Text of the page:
For 17 minutes, beginning at 10:00 AM on March 14, students across our country (and other countries) will walk out of school in remembrance of those killed in Marjory Stoneman Douglas High School. And they walk out in protest of gun violence in schools. This can be as divisive an act as the media or school superintendents portray it, or it can be a poignant, powerful teaching moment. If history has taught us anything, it’s probably best to get on the right side of this movement. Although, sad as it is, and no argument can be summoned from any depth to counter this claim: as a culture, we’ve learned nothing from history. Nothing. “There is no present or future – only the past, happening over and over again – now.” That’s Eugene O’Neill.
Until we learn, there will be more school massacres; it’s no longer a matter of if it will happen, it’s a matter of when and where, then a body count. How is this overwhelming risk effectively mitigated?
There is no single solution to the problem. Eric Harris and Dylan Klebold, Columbine High School, Seung Hui Cho, Virginia Tech, Adam Lanza, Sandy Hook Elementary, Nikolas Cruz, Marjory Stoneman Douglas High School – and this is only a partial list; what has been done other than allow this madness to continue? Not much. It appears our elected officials don’t give a damn about our school children. Our students need to take the helm on this issue.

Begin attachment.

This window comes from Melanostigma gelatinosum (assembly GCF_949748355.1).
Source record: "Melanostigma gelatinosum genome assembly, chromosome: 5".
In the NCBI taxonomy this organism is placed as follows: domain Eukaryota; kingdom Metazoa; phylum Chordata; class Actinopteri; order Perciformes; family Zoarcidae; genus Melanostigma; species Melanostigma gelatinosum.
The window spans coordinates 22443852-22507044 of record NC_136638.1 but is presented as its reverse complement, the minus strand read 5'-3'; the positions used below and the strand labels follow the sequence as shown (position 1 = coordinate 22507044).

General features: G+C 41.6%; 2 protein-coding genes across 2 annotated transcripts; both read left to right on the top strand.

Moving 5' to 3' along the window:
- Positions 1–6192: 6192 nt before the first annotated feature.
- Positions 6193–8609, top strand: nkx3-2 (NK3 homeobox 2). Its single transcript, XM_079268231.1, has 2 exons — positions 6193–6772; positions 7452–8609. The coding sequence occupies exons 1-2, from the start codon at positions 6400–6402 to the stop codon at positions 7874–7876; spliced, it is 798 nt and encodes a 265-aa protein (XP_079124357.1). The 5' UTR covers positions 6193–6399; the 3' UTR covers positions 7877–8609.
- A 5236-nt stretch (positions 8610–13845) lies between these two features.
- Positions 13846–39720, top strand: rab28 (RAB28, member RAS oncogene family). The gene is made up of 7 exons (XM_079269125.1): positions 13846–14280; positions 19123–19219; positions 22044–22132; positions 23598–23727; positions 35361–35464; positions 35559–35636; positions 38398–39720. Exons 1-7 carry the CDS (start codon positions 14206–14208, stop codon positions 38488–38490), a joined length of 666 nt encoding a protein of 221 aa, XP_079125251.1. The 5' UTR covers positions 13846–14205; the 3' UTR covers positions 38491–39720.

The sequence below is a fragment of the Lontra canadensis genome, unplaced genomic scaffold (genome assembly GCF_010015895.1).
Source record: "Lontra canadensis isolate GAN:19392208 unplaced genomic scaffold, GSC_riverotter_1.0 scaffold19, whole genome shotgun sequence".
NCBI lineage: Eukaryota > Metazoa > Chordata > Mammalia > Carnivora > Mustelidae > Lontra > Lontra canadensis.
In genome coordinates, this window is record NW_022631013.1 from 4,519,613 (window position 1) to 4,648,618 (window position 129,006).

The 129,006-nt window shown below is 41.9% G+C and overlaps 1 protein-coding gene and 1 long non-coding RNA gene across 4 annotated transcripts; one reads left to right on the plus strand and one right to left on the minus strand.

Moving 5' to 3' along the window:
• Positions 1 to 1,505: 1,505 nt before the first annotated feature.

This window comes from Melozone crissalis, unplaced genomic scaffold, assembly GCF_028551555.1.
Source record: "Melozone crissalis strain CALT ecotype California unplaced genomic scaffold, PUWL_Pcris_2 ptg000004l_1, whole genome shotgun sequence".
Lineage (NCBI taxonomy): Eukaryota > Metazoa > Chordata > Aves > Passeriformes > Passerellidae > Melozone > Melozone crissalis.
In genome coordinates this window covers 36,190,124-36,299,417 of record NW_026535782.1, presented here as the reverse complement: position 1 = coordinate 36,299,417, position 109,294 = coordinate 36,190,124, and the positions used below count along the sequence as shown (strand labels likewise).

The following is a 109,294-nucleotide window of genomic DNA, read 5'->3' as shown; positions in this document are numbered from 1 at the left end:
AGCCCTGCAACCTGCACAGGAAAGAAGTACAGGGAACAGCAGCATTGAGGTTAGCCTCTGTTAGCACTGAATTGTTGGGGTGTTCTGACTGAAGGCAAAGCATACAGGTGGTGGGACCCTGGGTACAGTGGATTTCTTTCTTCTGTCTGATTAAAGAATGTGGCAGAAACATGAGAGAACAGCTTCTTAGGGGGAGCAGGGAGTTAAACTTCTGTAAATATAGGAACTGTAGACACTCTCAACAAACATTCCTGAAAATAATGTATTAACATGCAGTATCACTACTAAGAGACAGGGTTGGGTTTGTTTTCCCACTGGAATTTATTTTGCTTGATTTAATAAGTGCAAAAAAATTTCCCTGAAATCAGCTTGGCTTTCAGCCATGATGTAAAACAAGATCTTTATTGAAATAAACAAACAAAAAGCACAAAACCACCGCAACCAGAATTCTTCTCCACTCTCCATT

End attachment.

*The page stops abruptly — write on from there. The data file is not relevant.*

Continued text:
About this, statements from school superintendents have surfaced and to their credit, many of these men and women are clearly in support of a peaceful act of remembrance and protest. Others though, have said the walkout is a disruption of the daily activity, clearly stating students will face disciplinary action if they walk. This is a myopic, ill-informed stance. Students shouldn’t be threatened for taking part in this event, they should be celebrated and encouraged.
And disruption? Those school superintendents against this movement are ruefully unaware that disruption of the normal routine, a peaceful disruption, is the only way to get noticed, it’s the only way to have the world stop, if only for a moment, to recognize there are people who want change. These students are trying to ram a very large stick in the spokes of an even larger wheel to say…NO MORE.
There is historical precedent for this movement. Similar activity on the part of students of our country in the ’60s and early ‘70s forced change. Martin Luther King, Jr. led a civil rights revolution that changed policy in our country. Mahatma Gandhi advocated a non-violent dissent against British rule of India. Will this movement have a similar impact? Time will tell.
Schools should, of course, take a critical look at their security protocols, and address any issues, if that hasn’t happened already. But school security is not the only answer, no more than gun control is the only answer, if that’s an answer at all. There must be more.
School communities need to be part of the solution. Engaging school families in a healthy discussion about this issue is necessary. An examination of a school’s culture is also necessary; a close look, maybe a deeper dive than some would be comfortable with, but it must be done. Ask the right questions, find out what, if anything, lurks under what is seen day to day in your school.
And what can be done with political correctness? People are reticent about speaking up when they see something amiss: this too must change. About school shooters, the signs were there, the warnings were missed, nothing was said, nothing was reported. This is a recurring theme in all instances where children were killed in schools. There will be bumps in the road no doubt, like any cultural change in a school, but some hurt feelings are far better than headlines about another mass shooting.
I hope all educators support these students on March 14. It may be the beginning of a powerful agent of change so desperately needed.